The Wisconsin Family Impact Seminars have a new home. As of September 2016, the seminars are now being sponsored by the University of Wisconsin-Madison Chancellor’s Office and the La Follette School of Public Affairs at the University of Wisconsin-Madison. Hilary Shager is the Director of the Wisconsin Family Seminars and Associate Director of the La Follette School of Public Affairs. Heidi Normandin is the Associate Director, of the Wisconsin Family Impact Seminars.
|FIS36||January 2018||Opportunities for Strengthening Wisconsin’s Workforce|
|FIS35||January 2017||A Place to Call Home: Evidence-Based Strategies for Addressing Homelessness across Wisconsin|
|FIS 34||November 2015||Training Today’s Youth for Tomorrow’s Jobs|
|FIS 33||February 2015||Helping Foster Kids Succeed: State Strategies for Saving Lives, Saving Money|
|FIS 32||January 2014||The Science of Early Brain Development: A Foundation for the Success of Our Children and the State Economy|
|FIS 31||February 2013||Preparing Wisconsin’s Youth for Success in the Workforce|
|FIS 30||October 2011||Positioning Wisconsin for the Jobs of the Future|
|FIS 29||January 2011||Evidence-Based Budgeting: Making Decisions to Move Wisconsin Forward|
|FIS 28||February 2010||Workforce Development Policy: New Directions for States|
|FIS 27||February 2009||Growing the State Economy: Evidence-Based Policy Options|
|FIS 26||January 2008||Looking Beyond the Prison Gate: New Directions in Prisoner Reentry|
|FIS 25||October 2007||Cost-Effective Approaches in Juvenile and Adult Corrections: What Works? What Doesn’t?|
|FIS 24||January 2007||Affordable Strategies to Cover the Uninsured: Policy Approaches from Other States|
|FIS 23||February 2006||Long-Term Care Reform: Wisconsin’s Experience Compared to Other States|
|FIS 22||October 2005||Medicaid: Who Benefits, How Expensive is It, and What are States Doing to Control Costs?|
|FIS 21||February 2005||Improving Health Care Quality While Curbing Costs|
|FIS 20||February 2004||A Policymaker’s Guide to School Finance: Approaches to Use and Questions to Ask|
|FIS 19||October 2003||Corrections Policy: Can States Cut Costs and Still Curb Crime?|
|FIS 18||January 2003||Rising Health Care Costs: Employer Purchasing Pools and Other Policy Options|
|FIS 17||January 2002||Early Childhood Care and Education: What Are States Doing?|
|FIS 16||March 2001||Designing a State Prescription Drug Benefit: Strategies to Control Costs|
|FIS 15||January 2001||Rising Prescription Drug Costs: Reasons, Needs and Policy Responses|
|FIS 14||January 2000||Helping Poor Kids Succeed: Welfare, Tax and Early Intervention Policies|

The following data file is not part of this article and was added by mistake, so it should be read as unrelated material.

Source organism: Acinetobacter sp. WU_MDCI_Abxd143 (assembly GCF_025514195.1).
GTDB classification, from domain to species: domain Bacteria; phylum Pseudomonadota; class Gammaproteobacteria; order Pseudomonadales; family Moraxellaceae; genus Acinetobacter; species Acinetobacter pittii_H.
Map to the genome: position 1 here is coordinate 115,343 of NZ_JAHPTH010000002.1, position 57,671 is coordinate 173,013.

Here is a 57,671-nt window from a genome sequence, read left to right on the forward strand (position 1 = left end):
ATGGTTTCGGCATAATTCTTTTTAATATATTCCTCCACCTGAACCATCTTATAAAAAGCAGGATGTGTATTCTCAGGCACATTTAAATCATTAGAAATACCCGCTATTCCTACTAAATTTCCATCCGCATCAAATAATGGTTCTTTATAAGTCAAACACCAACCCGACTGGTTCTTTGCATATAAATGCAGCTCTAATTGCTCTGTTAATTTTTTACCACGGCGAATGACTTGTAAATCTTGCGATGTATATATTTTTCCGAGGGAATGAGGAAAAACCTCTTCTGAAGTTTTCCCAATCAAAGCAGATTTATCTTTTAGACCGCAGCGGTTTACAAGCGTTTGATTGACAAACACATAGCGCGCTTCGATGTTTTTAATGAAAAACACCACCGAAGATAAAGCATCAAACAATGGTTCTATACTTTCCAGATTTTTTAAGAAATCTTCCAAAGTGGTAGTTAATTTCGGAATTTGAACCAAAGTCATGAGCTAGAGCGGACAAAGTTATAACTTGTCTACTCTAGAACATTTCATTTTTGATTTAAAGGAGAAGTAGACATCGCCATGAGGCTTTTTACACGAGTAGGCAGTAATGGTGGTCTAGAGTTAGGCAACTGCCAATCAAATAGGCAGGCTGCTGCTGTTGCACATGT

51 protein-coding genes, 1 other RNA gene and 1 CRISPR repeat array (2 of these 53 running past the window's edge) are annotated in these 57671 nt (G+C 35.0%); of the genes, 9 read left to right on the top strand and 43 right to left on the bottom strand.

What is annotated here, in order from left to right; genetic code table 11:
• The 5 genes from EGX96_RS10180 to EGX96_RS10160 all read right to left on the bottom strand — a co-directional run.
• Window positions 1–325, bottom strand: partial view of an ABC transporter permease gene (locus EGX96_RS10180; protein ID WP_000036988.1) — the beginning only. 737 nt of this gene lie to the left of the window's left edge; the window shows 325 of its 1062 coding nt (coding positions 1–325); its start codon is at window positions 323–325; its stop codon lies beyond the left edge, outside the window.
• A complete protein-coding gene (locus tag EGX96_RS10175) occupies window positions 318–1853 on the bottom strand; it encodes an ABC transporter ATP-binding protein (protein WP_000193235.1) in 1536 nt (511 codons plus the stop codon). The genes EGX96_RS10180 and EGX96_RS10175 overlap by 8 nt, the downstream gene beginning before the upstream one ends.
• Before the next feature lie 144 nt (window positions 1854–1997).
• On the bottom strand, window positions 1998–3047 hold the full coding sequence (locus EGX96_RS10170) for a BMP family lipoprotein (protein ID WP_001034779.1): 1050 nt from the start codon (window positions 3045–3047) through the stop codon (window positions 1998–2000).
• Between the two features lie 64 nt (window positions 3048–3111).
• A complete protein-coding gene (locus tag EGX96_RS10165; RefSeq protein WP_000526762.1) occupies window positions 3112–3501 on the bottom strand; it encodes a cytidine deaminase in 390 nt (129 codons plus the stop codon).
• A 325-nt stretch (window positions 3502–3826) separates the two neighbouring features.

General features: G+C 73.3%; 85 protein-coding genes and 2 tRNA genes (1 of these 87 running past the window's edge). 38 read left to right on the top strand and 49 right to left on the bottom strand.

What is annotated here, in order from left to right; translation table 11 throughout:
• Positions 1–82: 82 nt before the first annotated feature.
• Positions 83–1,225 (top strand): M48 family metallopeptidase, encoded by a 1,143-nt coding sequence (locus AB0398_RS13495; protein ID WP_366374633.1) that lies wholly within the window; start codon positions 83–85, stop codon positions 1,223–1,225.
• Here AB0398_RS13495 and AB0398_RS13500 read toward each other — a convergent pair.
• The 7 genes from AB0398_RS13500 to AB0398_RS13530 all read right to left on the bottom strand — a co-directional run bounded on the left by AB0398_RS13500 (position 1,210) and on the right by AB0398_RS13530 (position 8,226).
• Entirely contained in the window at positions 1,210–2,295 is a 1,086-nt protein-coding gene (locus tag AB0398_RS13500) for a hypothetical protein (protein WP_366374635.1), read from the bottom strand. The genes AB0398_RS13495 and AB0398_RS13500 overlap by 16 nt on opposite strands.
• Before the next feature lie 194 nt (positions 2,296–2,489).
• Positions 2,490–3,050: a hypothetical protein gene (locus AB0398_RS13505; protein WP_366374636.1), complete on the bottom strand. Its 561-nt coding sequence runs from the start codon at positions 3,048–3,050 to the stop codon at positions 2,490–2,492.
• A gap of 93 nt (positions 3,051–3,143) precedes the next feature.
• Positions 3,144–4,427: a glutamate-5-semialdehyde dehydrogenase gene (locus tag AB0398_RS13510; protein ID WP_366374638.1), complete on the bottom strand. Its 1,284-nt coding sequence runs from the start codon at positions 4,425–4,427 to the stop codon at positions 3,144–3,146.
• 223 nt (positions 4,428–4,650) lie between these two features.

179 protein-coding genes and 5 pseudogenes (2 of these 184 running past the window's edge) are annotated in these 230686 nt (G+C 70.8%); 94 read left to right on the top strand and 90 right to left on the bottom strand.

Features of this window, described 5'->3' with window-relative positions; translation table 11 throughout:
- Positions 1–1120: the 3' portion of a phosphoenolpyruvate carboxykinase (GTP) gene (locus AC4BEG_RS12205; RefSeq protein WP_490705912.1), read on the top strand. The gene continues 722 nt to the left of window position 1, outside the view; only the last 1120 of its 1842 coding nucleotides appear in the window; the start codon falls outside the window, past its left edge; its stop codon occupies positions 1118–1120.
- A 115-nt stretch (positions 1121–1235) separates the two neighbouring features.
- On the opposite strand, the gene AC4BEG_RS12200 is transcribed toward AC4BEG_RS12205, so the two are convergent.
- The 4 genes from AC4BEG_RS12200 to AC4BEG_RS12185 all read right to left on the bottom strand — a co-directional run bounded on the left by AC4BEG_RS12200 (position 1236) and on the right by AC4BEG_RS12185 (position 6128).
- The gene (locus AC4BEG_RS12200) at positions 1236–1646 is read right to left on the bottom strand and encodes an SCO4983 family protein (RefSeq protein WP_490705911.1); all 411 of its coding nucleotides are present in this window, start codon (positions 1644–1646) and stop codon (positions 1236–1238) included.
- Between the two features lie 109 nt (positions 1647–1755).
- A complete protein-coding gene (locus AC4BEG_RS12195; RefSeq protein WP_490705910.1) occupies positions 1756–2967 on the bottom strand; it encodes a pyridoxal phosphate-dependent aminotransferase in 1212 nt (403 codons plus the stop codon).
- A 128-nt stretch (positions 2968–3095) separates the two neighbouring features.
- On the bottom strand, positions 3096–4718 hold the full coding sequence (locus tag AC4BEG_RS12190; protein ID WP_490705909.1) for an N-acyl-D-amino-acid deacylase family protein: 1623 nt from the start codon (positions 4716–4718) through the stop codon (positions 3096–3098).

|FIS 13||October 1999||Raising the Next Generation: Public and Private Parenting Initiatives|
|FIS 12||February 1999||Long-Term Care: State Policy Perspectives|
|FIS 11||March 1998||Enhancing Educational Performance: Three Policy Alternatives|
|FIS 10||January 1998||Building Resiliency and Reducing Risk: What Youth Need from Families and Communities to Succeed|
|FIS 9||May 1997||Moving Families Out of Poverty: Employment, Tax and Investment Strategies|
|FIS 8||February 1997||Programs and Policies to Prevent Youth Crime, Smoking and Substance Use: What Works?|
|FIS 7||March 1996||Teenage Pregnancy Prevention: Programs that Work|
|FIS 6||November 1995||Child Support: The Effects of the Current System on Families|
|FIS 5||January 1995||Welfare Reform: Can Government Promote Parental Self-sufficiency While Ensuring the Well-being of Children?|
|FIS 4||May 1994||Promising Approaches for Addressing Juvenile Crime|
|FIS 3||January 1994||Can Government Promote Competent Parenting?|
|FIS 2||October 1993||Single Parenthood and Children’s Well-being|
|FIS 1||March 1993||Building Policies That Put Families First: A Wisconsin Perspective|
Wisconsin Family Impact Seminar Funders
The Wisconsin Family Impact Seminars are an initiative of the University of Wisconsin-Madison Chancellor’s Office and the School of Human Ecology. Past support has been received from the College of Letters and Science, the Division of Continuing Studies, and the School of Social Work at the University of Wisconsin-Madison, Cooperative Extension at the University of Wisconsin-Extension, the A.L. Mailman Foundation, the Brittingham Foundation, the Harry and Lynde Bradley Foundation, the Helen Bader Foundation, the Ira and Ineva Reilly Baldwin Wisconsin Idea Endowment, the Joyce Foundation, the National Conference of State Legislatures, the National Governors Association, the Population Health Institute at the University of Wisconsin, the Sonderegger Research Center, and the Robert Wood Johnson Foundation.